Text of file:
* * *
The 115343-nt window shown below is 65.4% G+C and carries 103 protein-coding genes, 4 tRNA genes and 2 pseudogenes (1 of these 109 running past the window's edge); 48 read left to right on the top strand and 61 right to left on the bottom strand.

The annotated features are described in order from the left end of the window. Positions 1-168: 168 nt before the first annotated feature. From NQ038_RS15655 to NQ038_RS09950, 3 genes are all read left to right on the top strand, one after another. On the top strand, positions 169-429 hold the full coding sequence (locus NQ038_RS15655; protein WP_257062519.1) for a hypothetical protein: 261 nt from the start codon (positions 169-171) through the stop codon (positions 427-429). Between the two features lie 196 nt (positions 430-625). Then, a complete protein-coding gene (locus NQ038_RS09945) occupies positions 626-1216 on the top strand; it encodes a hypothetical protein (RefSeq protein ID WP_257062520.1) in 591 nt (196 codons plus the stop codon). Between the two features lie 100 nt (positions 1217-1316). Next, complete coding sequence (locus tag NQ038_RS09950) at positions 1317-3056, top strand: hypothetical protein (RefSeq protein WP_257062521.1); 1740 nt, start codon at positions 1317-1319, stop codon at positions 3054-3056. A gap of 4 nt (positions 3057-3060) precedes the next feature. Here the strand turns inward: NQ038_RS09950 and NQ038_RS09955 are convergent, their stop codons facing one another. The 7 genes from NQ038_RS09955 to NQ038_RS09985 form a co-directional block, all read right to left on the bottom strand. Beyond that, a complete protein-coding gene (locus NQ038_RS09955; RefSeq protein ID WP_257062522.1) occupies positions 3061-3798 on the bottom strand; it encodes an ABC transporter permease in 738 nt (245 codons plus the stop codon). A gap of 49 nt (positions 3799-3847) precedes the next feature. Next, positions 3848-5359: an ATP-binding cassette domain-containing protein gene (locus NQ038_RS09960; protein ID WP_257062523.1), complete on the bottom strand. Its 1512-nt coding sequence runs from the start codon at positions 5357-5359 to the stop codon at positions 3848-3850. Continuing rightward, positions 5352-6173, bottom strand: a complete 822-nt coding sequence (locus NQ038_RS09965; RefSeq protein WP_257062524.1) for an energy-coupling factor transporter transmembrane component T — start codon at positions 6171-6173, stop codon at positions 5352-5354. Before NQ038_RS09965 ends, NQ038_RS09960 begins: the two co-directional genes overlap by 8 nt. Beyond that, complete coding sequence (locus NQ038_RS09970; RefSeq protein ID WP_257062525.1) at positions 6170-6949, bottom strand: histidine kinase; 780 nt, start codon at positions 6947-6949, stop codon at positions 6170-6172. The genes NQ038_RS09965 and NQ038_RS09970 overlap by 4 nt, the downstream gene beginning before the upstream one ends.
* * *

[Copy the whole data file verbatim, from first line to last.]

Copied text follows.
The 115343-nt window shown below is 65.4% G+C and carries 103 protein-coding genes, 4 tRNA genes and 2 pseudogenes (1 of these 109 running past the window's edge); 48 read left to right on the top strand and 61 right to left on the bottom strand.

The annotated features are described in order from the left end of the window. Positions 1-168: 168 nt before the first annotated feature. From NQ038_RS15655 to NQ038_RS09950, 3 genes are all read left to right on the top strand, one after another. On the top strand, positions 169-429 hold the full coding sequence (locus NQ038_RS15655; protein WP_257062519.1) for a hypothetical protein: 261 nt from the start codon (positions 169-171) through the stop codon (positions 427-429). Between the two features lie 196 nt (positions 430-625). Then, a complete protein-coding gene (locus NQ038_RS09945) occupies positions 626-1216 on the top strand; it encodes a hypothetical protein (RefSeq protein ID WP_257062520.1) in 591 nt (196 codons plus the stop codon). Between the two features lie 100 nt (positions 1217-1316). Next, complete coding sequence (locus tag NQ038_RS09950) at positions 1317-3056, top strand: hypothetical protein (RefSeq protein WP_257062521.1); 1740 nt, start codon at positions 1317-1319, stop codon at positions 3054-3056. A gap of 4 nt (positions 3057-3060) precedes the next feature. Here the strand turns inward: NQ038_RS09950 and NQ038_RS09955 are convergent, their stop codons facing one another. The 7 genes from NQ038_RS09955 to NQ038_RS09985 form a co-directional block, all read right to left on the bottom strand. Beyond that, a complete protein-coding gene (locus NQ038_RS09955; RefSeq protein ID WP_257062522.1) occupies positions 3061-3798 on the bottom strand; it encodes an ABC transporter permease in 738 nt (245 codons plus the stop codon). A gap of 49 nt (positions 3799-3847) precedes the next feature. Next, positions 3848-5359: an ATP-binding cassette domain-containing protein gene (locus NQ038_RS09960; protein ID WP_257062523.1), complete on the bottom strand. Its 1512-nt coding sequence runs from the start codon at positions 5357-5359 to the stop codon at positions 3848-3850. Continuing rightward, positions 5352-6173, bottom strand: a complete 822-nt coding sequence (locus NQ038_RS09965; RefSeq protein WP_257062524.1) for an energy-coupling factor transporter transmembrane component T — start codon at positions 6171-6173, stop codon at positions 5352-5354. Before NQ038_RS09965 ends, NQ038_RS09960 begins: the two co-directional genes overlap by 8 nt. Beyond that, complete coding sequence (locus NQ038_RS09970; RefSeq protein ID WP_257062525.1) at positions 6170-6949, bottom strand: histidine kinase; 780 nt, start codon at positions 6947-6949, stop codon at positions 6170-6172. The genes NQ038_RS09965 and NQ038_RS09970 overlap by 4 nt, the downstream gene beginning before the upstream one ends.